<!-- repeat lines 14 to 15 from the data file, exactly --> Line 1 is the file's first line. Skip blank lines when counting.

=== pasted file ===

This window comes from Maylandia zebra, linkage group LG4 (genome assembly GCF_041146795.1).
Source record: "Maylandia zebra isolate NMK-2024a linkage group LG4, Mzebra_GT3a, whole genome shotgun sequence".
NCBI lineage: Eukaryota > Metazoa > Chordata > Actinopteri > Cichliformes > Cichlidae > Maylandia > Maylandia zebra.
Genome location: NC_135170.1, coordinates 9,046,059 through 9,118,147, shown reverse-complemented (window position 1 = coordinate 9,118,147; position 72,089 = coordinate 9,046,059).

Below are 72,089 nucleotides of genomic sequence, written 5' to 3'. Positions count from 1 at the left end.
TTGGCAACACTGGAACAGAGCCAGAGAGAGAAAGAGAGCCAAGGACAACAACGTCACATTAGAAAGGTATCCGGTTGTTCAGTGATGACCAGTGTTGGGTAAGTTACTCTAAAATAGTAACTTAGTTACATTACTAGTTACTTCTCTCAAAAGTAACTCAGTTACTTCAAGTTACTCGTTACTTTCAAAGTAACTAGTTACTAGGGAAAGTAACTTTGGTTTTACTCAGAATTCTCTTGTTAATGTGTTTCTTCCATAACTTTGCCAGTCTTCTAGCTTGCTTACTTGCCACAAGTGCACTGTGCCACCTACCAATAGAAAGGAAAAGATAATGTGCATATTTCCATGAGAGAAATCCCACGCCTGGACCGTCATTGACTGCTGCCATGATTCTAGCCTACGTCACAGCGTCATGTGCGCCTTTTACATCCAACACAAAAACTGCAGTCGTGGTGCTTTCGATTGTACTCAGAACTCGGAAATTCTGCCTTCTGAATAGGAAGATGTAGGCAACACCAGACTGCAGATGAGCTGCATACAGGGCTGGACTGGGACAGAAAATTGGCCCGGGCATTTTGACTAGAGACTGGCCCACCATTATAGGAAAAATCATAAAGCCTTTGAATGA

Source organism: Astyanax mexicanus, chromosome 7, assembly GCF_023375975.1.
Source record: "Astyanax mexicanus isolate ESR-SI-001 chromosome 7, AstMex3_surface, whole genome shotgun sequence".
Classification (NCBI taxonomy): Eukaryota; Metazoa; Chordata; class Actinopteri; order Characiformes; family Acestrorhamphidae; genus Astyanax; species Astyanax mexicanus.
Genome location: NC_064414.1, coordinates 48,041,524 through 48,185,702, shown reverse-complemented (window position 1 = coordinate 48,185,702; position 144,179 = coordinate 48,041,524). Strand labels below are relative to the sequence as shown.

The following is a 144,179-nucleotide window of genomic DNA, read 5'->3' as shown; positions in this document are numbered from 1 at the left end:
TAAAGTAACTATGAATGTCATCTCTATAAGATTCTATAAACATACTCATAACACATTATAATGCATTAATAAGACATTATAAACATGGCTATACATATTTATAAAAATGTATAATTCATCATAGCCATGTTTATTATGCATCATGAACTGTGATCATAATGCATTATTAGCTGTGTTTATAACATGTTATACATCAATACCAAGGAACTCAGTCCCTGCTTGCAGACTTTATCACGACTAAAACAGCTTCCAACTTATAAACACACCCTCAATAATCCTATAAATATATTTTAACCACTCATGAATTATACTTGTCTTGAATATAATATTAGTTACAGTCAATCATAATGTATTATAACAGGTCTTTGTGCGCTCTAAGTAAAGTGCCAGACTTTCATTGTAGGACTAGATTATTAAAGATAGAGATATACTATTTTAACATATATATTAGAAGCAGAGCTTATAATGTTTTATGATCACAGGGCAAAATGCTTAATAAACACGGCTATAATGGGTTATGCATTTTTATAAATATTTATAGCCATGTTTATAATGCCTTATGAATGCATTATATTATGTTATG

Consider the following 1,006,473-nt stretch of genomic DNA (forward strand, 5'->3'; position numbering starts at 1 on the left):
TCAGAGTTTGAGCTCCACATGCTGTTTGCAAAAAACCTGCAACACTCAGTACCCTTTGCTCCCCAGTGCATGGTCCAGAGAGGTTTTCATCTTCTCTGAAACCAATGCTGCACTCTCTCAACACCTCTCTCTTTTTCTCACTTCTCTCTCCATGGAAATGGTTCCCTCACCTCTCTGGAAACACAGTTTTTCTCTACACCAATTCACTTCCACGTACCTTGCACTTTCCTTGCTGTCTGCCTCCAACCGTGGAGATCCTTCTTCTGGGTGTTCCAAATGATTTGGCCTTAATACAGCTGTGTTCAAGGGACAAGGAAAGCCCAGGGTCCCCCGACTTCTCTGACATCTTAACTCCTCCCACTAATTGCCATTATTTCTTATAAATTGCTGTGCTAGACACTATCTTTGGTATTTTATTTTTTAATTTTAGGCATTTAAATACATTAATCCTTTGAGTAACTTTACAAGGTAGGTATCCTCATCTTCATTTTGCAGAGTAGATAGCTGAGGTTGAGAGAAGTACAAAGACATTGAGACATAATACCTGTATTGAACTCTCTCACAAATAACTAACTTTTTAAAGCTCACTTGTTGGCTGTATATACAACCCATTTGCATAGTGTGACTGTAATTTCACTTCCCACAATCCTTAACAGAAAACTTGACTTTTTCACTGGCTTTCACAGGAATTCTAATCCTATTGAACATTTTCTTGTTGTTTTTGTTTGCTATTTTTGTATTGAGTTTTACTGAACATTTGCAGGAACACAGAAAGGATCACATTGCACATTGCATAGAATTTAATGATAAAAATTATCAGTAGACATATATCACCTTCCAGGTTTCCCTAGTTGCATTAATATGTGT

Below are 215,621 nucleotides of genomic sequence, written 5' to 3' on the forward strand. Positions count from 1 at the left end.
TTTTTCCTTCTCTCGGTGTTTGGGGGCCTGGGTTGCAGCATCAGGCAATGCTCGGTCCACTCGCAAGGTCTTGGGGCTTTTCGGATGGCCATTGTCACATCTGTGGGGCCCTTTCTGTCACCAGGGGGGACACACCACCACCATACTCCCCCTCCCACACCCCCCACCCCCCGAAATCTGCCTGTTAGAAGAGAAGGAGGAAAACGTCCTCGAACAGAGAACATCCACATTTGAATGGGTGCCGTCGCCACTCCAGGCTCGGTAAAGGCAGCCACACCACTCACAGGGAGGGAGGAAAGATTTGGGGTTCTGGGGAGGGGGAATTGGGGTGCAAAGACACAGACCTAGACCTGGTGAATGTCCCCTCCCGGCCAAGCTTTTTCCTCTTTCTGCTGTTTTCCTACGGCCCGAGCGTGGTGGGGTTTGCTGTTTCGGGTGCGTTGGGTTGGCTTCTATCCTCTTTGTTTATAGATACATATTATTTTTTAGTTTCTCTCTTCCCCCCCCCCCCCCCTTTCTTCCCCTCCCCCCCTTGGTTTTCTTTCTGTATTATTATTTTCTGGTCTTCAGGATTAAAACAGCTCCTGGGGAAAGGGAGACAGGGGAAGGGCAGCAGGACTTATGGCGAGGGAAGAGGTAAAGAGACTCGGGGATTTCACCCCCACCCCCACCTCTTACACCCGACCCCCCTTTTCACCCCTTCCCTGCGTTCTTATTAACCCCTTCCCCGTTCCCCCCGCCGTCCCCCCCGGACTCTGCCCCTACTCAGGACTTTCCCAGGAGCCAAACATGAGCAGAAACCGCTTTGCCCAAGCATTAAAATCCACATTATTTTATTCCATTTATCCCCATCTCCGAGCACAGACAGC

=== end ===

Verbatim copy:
TCAGAGTTTGAGCTCCACATGCTGTTTGCAAAAAACCTGCAACACTCAGTACCCTTTGCTCCCCAGTGCATGGTCCAGAGAGGTTTTCATCTTCTCTGAAACCAATGCTGCACTCTCTCAACACCTCTCTCTTTTTCTCACTTCTCTCTCCATGGAAATGGTTCCCTCACCTCTCTGGAAACACAGTTTTTCTCTACACCAATTCACTTCCACGTACCTTGCACTTTCCTTGCTGTCTGCCTCCAACCGTGGAGATCCTTCTTCTGGGTGTTCCAAATGATTTGGCCTTAATACAGCTGTGTTCAAGGGACAAGGAAAGCCCAGGGTCCCCCGACTTCTCTGACATCTTAACTCCTCCCACTAATTGCCATTATTTCTTATAAATTGCTGTGCTAGACACTATCTTTGGTATTTTATTTTTTAATTTTAGGCATTTAAATACATTAATCCTTTGAGTAACTTTACAAGGTAGGTATCCTCATCTTCATTTTGCAGAGTAGATAGCTGAGGTTGAGAGAAGTACAAAGACATTGAGACATAATACCTGTATTGAACTCTCTCACAAATAACTAACTTTTTAAAGCTCACTTGTTGGCTGTATATACAACCCATTTGCATAGTGTGACTGTAATTTCACTTCCCACAATCCTTAACAGAAAACTTGACTTTTTCACTGGCTTTCACAGGAATTCTAATCCTATTGAACATTTTCTTGTTGTTTTTGTTTGCTATTTTTGTATTGAGTTTTACTGAACATTTGCAGGAACACAGAAAGGATCACATTGCACATTGCATAGAATTTAATGATAAAAATTATCAGTAGACATATATCACCTTCCAGGTTTCCCTAGTTGCATTAATATGTGT

Below are 215,621 nucleotides of genomic sequence, written 5' to 3' on the forward strand. Positions count from 1 at the left end.